Reviewed by Dr. Fiona Lee
Your best friend comes everywhere with you—to the beach, on hikes, on errands around town and maybe even to work. But there are some places dogs aren’t welcome, and in those times you may wonder: Can I leave my dog in the car? Even if you think you’ll only be gone for a minute or two, this practice can be disastrous.
Why it’s dangerous to leave your dog in the car
There are many safety considerations to keep in mind when traveling with your dog, including selecting the best car harness and understanding the dangers of dogs riding with their heads out the window. But once you reach your destination, you should never leave your dog in the car alone.
Dogs are highly susceptible to heat stroke and dehydration, which can occur quickly in hot temperatures. Even on a moderately warm day, the temperature inside a car can rise to dangerous levels in just a few minutes. In fact, leaving a dog in a parked car for just 20 minutes when the outside temperature is 70 degrees Fahrenheit can cause the temperature inside the car to reach almost 100 degrees Fahrenheit.1 Cracking the window has little effect on these temperatures or on canine dehydration.
Dogs cannot sweat to regulate their body temperature the way humans can. Instead, they rely on panting to cool down. But when trapped in a car with limited air circulation, dogs can quickly become overheated, leading to heat stroke and suffocation. Even if you return quickly and your dog suffers no long-lasting ill effects, the experience may cause stress and panic for your pet.
What to do if you suspect heat stroke
If you think your dog may have become overheated, watch for the following symptoms:2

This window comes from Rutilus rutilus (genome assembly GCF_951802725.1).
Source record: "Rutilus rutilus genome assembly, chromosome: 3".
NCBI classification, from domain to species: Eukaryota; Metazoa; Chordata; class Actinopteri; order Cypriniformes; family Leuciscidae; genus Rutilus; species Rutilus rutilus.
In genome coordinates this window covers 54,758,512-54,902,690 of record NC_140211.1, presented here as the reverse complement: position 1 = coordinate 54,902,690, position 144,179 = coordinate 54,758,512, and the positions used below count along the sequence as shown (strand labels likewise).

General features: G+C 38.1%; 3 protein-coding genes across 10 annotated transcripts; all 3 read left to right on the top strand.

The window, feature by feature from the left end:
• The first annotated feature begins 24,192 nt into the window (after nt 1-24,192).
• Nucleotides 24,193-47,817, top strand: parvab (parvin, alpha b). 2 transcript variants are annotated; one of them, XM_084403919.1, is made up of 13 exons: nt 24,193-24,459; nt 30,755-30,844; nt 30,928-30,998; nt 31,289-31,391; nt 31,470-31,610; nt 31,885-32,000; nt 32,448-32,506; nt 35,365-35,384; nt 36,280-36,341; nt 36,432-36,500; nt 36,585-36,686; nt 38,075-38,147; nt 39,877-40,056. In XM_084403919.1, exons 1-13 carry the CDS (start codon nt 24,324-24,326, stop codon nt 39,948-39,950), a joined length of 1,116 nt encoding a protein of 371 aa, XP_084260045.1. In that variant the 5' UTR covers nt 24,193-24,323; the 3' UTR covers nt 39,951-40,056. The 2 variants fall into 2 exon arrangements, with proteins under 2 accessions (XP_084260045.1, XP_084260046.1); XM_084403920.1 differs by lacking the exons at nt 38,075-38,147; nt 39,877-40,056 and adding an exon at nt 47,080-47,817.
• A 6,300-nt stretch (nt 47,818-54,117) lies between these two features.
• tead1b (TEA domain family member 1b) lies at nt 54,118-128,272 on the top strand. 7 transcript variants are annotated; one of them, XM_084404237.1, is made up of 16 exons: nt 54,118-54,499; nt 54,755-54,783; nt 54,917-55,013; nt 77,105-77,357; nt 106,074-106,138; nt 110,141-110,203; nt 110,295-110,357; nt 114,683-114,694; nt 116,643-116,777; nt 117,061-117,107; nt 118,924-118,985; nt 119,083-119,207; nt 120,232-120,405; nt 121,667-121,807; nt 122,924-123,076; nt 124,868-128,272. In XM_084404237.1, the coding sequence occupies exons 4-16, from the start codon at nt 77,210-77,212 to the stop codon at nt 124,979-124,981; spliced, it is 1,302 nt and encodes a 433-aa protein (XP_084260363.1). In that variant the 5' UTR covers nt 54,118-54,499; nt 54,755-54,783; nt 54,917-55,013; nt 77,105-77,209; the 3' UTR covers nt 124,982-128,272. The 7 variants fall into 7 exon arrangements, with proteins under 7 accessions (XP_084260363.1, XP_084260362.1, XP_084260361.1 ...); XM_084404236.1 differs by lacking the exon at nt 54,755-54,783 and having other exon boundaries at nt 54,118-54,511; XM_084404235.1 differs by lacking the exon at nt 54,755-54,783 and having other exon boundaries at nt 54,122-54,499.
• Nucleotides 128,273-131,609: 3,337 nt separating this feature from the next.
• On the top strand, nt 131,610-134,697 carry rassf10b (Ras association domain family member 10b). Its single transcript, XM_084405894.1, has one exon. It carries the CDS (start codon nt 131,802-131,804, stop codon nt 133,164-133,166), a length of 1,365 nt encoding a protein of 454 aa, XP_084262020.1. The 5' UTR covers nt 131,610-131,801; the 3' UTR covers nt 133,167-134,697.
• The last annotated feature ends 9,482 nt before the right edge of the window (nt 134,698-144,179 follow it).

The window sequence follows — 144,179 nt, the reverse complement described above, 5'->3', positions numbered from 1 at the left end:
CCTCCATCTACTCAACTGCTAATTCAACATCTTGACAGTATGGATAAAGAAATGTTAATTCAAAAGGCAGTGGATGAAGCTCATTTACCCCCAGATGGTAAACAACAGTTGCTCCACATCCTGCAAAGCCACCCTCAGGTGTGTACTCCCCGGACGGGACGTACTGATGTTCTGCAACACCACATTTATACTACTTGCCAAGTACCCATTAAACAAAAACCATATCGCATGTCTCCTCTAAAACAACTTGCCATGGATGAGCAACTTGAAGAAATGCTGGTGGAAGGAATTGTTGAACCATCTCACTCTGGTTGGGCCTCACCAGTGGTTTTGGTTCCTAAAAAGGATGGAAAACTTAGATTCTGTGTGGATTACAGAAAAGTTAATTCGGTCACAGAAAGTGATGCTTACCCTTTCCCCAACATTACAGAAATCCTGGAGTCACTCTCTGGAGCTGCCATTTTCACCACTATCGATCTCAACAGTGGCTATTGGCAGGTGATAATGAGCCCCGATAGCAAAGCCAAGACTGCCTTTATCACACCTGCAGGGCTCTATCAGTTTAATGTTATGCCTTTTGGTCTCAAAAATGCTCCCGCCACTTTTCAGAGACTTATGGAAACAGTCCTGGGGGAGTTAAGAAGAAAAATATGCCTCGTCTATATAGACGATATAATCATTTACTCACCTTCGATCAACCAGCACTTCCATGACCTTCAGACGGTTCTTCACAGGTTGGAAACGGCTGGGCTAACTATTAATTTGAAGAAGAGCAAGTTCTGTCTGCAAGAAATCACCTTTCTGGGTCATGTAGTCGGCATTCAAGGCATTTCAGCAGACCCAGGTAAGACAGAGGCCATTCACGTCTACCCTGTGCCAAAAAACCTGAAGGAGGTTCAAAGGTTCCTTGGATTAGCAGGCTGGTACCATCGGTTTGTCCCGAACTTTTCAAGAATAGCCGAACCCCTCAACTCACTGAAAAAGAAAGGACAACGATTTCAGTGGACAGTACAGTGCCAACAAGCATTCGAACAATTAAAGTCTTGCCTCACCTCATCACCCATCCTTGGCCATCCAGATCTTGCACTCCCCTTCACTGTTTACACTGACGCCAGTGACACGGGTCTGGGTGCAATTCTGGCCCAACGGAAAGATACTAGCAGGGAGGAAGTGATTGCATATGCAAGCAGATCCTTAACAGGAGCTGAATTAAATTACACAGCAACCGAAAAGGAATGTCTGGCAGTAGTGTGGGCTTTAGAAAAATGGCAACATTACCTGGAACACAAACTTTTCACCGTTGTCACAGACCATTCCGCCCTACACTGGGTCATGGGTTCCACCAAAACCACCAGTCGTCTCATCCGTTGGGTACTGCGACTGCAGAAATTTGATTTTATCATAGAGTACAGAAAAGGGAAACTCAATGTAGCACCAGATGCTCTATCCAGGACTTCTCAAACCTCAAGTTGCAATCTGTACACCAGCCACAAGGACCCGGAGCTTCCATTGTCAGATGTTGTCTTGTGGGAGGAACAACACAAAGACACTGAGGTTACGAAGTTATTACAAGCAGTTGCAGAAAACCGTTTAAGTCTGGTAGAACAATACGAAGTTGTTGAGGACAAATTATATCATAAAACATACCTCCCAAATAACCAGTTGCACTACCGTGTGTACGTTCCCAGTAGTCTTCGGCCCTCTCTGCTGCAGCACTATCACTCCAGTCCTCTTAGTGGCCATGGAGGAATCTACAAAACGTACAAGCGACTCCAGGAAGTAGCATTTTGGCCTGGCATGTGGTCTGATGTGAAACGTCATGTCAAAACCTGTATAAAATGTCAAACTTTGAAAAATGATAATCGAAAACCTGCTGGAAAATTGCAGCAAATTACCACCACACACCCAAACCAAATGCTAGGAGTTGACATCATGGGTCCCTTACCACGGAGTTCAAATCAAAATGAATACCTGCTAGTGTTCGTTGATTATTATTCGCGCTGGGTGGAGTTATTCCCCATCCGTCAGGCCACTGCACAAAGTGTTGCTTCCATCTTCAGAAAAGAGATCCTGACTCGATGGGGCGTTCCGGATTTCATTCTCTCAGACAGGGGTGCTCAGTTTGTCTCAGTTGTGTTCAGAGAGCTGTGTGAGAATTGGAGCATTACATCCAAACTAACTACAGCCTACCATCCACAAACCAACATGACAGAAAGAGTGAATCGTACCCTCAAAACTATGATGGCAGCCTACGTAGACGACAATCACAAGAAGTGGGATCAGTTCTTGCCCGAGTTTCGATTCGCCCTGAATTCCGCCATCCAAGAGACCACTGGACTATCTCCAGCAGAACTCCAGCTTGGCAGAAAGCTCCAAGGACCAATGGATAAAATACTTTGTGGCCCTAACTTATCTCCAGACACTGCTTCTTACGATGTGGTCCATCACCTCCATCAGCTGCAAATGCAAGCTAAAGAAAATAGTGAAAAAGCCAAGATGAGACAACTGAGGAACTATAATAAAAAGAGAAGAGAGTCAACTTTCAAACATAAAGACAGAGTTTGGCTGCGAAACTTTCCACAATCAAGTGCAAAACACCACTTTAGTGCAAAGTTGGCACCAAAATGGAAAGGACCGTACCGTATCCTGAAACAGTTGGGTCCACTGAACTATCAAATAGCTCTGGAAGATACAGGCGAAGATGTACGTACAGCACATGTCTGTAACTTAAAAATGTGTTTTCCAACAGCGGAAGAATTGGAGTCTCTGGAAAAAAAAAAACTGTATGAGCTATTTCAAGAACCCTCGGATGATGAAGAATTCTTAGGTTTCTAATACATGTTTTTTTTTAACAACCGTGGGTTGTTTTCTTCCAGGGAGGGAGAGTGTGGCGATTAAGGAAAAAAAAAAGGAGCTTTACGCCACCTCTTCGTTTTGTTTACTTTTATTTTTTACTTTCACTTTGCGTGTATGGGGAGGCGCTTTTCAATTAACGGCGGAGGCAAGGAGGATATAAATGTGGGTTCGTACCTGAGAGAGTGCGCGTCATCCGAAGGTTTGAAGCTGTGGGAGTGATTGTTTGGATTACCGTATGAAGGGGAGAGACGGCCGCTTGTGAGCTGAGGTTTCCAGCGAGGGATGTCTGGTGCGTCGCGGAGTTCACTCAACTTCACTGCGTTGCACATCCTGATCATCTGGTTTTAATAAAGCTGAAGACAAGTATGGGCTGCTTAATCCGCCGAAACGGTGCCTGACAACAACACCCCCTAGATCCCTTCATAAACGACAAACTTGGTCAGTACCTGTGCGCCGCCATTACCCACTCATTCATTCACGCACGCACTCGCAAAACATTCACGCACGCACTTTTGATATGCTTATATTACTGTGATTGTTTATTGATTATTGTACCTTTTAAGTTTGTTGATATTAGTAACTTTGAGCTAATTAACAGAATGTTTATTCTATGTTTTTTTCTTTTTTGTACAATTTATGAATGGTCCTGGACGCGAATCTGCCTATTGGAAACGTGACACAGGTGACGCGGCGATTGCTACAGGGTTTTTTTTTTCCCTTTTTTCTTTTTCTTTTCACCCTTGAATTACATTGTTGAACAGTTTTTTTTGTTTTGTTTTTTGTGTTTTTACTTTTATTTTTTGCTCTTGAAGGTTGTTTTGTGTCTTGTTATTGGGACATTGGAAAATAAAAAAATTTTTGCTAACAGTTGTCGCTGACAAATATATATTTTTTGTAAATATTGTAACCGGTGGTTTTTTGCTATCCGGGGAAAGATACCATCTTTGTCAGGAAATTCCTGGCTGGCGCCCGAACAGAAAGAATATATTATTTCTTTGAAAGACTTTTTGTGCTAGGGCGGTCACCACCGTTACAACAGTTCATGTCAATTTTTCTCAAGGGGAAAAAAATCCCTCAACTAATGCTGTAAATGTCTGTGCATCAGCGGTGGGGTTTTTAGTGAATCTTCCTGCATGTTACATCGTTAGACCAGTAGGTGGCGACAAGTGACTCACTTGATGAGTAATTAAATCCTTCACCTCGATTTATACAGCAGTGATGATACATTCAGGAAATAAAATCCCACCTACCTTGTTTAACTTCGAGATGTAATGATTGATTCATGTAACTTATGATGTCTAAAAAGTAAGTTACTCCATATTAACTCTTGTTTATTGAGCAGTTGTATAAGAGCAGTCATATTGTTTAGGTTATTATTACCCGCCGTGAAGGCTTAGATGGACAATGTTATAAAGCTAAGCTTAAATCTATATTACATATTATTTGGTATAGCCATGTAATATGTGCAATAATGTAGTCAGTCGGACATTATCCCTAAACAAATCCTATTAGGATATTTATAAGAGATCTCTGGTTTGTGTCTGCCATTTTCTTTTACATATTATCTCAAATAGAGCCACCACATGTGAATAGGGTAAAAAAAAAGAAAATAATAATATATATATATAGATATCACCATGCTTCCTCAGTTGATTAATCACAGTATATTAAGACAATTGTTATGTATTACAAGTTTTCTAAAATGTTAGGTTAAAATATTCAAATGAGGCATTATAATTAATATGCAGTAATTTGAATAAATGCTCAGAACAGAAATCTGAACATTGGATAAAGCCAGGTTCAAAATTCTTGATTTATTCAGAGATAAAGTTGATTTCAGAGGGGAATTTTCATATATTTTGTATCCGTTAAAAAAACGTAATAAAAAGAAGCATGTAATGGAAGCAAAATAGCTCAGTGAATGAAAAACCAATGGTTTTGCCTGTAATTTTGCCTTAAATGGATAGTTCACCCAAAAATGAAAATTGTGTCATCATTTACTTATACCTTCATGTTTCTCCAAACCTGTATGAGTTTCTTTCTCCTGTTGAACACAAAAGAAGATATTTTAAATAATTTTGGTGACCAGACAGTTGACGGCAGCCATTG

- Heavy panting
- Brick red gums
- Glazed eyes
- Rapid pulse
- Unsteadiness or vomiting
To help cool your dog down, gradually reduce their temperature by offering water and placing wet towels over their back and neck. Then, get your pet to an emergency veterinarian immediately for a full checkup.2
Factors to consider before leaving a dog in the car
Although we recommend you never leave your dog unattended in the car, consider these important points to inform your decision.
Check the temperature
On hot or warm days, avoid leaving your dog in the car at all, even if it’s just for a few minutes. On cooler days, park in a shady spot and consider purchasing UV screens for windows and windshields to block as much sunlight as possible.
Be mindful of how long you are leaving your dog alone, and set an alarm to check on them regularly.
Park somewhere safe
Use your best judgment to ensure the area is safe for both your dog and your car. Lock your car securely, and hide or remove any valuables. Avoid leaving your dog in any location that’s prone to theft or break-ins.
Don’t venture far from your dog, and consider leaving a note with the time you left and your phone number to allay any bystanders’ fears and provide important information should they need to contact you quickly.
Provide essential supplies
Make sure you provide water in a spill-proof bowl. And, even though it won’t lower the temperature in the car significantly, leave a window cracked open to ensure adequate air circulation. You could leave the AC running, but this presents a potential hazard if your dog accidentally bumps the shifter into drive or neutral.